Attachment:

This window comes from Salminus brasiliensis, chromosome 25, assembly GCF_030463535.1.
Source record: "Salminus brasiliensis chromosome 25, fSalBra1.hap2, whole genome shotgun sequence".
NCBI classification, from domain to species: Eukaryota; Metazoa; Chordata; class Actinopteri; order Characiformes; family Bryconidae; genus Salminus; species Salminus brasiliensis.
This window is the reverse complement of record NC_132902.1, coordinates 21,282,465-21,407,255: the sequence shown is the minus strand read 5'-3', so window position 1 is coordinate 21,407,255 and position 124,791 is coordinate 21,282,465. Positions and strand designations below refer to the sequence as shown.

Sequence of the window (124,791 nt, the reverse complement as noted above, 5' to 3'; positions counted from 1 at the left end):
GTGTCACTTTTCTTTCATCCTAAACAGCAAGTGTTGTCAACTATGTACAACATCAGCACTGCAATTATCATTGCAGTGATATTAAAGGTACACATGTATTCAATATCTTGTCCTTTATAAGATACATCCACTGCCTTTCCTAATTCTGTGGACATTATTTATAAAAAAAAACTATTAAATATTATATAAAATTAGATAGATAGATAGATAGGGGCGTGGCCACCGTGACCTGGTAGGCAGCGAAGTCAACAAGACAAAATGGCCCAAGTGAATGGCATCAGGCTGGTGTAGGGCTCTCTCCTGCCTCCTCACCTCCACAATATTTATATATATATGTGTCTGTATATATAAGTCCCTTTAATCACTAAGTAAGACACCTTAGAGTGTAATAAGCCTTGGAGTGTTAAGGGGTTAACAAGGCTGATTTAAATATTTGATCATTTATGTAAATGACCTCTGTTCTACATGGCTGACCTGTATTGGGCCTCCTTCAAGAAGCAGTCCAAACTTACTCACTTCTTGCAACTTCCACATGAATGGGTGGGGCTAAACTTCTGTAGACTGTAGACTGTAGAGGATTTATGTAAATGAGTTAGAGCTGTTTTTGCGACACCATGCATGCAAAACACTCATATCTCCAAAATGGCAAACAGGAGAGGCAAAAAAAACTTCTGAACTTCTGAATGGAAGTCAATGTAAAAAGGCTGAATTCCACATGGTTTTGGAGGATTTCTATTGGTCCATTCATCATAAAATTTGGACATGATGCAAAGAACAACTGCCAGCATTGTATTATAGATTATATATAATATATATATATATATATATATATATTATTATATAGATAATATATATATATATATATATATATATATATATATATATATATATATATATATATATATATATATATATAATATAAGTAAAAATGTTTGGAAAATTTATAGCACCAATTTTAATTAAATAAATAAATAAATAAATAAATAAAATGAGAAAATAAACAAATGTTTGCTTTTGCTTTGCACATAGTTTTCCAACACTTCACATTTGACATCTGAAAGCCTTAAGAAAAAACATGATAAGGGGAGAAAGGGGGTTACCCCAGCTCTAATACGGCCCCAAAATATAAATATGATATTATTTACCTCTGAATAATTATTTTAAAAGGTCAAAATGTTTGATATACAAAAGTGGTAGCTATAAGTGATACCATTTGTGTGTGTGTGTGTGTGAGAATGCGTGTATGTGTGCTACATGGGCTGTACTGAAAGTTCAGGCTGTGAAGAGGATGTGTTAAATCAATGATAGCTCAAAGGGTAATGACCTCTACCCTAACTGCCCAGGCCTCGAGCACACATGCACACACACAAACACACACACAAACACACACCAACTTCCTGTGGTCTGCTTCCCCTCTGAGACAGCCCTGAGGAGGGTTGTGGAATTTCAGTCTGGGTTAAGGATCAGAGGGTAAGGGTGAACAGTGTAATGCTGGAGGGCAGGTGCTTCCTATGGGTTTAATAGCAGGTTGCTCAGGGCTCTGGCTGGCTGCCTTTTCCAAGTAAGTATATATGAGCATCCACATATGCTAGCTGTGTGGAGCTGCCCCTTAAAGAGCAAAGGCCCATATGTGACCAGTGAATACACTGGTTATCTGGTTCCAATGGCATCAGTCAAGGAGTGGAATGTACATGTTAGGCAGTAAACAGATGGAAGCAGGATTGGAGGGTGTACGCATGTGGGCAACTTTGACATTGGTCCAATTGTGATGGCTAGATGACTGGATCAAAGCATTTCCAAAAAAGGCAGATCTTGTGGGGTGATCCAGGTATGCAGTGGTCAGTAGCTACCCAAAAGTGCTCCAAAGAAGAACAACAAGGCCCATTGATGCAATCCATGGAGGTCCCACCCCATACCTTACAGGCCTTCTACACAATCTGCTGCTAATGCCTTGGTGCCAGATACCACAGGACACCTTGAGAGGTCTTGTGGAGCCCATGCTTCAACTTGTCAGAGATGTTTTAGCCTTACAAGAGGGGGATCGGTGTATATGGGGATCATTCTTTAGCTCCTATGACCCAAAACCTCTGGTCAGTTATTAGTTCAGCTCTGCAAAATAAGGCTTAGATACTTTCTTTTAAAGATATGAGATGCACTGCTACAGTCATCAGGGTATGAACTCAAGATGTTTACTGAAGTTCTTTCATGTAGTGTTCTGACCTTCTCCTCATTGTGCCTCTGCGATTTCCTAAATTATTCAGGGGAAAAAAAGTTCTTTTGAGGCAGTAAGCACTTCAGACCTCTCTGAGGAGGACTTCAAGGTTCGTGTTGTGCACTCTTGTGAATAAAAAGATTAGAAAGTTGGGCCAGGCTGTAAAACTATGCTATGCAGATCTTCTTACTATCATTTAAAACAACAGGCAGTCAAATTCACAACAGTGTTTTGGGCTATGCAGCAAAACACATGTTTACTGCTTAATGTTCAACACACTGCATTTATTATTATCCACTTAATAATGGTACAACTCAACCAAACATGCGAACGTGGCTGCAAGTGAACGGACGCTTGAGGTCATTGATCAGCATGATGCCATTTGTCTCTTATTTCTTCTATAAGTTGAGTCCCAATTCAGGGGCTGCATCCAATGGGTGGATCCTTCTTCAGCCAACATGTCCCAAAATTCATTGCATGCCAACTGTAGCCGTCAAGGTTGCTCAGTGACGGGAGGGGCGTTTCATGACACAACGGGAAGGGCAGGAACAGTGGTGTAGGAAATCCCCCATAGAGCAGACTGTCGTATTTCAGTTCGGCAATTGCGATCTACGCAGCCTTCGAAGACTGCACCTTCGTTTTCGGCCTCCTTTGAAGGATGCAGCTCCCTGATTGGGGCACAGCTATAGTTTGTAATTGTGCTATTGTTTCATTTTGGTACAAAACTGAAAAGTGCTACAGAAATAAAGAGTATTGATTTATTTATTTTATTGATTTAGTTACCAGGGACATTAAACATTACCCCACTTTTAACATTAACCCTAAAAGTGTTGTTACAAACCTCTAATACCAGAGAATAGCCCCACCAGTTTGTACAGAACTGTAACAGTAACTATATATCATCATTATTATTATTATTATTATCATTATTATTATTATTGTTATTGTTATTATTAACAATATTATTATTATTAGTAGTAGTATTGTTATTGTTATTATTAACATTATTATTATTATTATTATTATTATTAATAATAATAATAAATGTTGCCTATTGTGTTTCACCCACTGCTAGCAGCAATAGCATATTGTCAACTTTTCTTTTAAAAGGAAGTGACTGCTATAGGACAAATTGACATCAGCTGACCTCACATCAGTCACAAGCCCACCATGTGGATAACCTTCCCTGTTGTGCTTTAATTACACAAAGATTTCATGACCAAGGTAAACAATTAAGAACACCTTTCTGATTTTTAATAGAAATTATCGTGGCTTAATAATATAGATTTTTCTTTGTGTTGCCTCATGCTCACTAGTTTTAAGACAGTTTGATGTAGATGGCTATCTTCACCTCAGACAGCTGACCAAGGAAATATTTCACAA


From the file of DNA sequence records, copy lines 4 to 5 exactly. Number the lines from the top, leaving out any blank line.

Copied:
This window is the reverse complement of record NC_132902.1, coordinates 21,282,465-21,407,255: the sequence shown is the minus strand read 5'-3', so window position 1 is coordinate 21,407,255 and position 124,791 is coordinate 21,282,465. Positions and strand designations below refer to the sequence as shown.

Sequence of the window (124,791 nt, the reverse complement as noted above, 5' to 3'; positions counted from 1 at the left end):